At that time, the value of the fund amounted to NOK 12.340 billion.

The last time the value of the fund decreased was in 2018. Then the value fell to 8.256 billion at the end of the year, a decrease of 232 billion from the previous year.

This week, the value of the oil fund reached NOK 17.473 billion.  This is an increase of NOK 5,133 billion since the beginning of 2022.

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– Very, very strong

The E24 Group has asked the Oil Fund for comment, but refers to previous data.

The head of the oil fund, Nikolai Tangen, has repeatedly warned that the value of the fund will not rise forever.

– When I say that things don't grow in the sky, it's not a joking comment, Tangin said To E24 in 2021.

“Because we have now seen 25 years of growth, with some ups and downs, but it has been very strong,” Tangen said.

But in recent years, it may seem as if the fund has actually been growing sky-high. Since the beginning of last year, the fund has crossed 13, 14, 15, 16 and 17 TrillionsTrillionsOne Norwegian trillion equals one thousand billion or 1,000,000,000,000.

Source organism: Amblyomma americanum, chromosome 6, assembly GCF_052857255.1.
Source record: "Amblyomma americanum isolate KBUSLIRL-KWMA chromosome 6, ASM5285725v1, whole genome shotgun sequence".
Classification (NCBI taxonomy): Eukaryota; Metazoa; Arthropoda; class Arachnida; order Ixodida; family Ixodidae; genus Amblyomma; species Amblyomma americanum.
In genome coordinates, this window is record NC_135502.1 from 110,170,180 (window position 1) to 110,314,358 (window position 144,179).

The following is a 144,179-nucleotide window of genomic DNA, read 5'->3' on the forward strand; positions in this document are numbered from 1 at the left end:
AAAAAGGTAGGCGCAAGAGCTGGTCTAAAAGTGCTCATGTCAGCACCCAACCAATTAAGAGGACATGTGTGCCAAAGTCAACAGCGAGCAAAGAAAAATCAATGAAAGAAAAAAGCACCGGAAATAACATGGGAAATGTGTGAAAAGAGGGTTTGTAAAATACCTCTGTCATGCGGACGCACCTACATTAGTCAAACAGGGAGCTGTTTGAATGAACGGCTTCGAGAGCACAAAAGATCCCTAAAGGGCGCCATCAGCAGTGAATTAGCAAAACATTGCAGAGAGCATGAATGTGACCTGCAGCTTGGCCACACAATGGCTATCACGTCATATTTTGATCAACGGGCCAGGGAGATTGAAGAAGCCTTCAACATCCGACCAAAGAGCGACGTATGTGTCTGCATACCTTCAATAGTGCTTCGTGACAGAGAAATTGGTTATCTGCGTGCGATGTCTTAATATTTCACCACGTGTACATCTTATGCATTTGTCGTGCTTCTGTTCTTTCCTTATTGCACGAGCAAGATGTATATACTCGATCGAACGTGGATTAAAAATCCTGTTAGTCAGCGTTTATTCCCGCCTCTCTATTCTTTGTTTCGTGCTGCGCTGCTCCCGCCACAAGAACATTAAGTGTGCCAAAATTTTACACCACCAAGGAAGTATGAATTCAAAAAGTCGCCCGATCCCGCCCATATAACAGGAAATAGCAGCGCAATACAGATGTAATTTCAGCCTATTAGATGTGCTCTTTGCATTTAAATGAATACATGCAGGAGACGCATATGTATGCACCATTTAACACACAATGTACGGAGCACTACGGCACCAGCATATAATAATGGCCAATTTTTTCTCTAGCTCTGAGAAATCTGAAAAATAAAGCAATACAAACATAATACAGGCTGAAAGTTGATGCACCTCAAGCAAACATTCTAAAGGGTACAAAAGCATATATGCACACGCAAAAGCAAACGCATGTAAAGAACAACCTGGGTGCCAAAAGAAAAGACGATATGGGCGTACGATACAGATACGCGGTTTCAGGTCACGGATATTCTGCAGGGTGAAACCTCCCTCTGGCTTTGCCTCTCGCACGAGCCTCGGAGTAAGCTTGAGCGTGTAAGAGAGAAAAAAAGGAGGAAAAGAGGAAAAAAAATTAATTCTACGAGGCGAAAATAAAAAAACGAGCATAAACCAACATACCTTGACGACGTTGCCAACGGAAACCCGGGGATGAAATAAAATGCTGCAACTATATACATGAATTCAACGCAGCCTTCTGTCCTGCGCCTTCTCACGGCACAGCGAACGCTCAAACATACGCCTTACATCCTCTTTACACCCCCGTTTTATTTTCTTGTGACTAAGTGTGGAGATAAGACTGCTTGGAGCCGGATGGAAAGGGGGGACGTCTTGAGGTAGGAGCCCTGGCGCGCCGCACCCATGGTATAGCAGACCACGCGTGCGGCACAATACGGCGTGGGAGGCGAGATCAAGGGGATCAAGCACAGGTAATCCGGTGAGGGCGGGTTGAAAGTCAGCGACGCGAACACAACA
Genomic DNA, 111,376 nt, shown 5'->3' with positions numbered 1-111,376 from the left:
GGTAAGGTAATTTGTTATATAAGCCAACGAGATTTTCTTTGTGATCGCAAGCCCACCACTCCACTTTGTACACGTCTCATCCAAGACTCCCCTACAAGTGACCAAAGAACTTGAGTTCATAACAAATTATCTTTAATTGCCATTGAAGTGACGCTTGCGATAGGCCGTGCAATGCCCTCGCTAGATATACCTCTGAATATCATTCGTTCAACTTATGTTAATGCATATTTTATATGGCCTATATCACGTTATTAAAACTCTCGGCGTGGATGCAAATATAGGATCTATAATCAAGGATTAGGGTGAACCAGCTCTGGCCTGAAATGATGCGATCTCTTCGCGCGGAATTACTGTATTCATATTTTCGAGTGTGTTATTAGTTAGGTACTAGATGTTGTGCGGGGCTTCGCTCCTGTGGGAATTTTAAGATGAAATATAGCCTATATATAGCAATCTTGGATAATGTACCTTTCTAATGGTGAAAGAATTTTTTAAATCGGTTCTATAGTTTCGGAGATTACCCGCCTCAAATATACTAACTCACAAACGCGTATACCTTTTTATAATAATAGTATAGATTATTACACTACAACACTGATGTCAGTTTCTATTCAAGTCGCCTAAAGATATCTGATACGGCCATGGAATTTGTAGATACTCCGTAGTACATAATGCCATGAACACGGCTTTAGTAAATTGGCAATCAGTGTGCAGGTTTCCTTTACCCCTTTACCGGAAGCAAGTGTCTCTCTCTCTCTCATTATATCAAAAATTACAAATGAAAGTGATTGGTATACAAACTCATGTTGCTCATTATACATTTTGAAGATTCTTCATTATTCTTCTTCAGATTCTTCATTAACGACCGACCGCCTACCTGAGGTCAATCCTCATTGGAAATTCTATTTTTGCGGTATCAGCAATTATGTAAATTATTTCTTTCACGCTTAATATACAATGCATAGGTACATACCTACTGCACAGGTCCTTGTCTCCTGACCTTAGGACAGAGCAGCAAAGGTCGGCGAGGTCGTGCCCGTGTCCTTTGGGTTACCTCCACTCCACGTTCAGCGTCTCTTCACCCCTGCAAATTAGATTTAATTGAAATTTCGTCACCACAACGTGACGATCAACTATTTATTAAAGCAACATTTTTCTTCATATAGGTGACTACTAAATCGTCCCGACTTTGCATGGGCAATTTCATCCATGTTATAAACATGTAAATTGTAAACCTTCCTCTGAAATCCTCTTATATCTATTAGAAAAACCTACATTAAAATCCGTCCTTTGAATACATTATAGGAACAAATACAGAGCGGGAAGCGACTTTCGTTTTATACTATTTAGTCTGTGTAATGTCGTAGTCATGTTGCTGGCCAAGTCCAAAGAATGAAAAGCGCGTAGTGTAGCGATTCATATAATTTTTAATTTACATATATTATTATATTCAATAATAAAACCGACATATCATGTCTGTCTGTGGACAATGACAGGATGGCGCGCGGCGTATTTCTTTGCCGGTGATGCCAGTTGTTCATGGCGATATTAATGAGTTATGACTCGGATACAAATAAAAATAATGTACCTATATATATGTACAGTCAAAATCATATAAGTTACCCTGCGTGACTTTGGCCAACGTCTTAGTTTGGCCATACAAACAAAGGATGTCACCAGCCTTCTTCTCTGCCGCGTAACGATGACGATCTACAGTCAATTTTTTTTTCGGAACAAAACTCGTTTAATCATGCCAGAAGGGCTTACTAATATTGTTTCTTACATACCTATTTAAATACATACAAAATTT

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This is due to rising stock markets, abnormally weak krone and large transfers from the government to the fund due to Norway's unusually high oil and gas revenues.

This picture dates back to January this year, when Oil Fund Chairman Nikolai Tangen and Deputy Chairman Trond Grande presented last year's figures.

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The oil fund exceeded 17,000 billion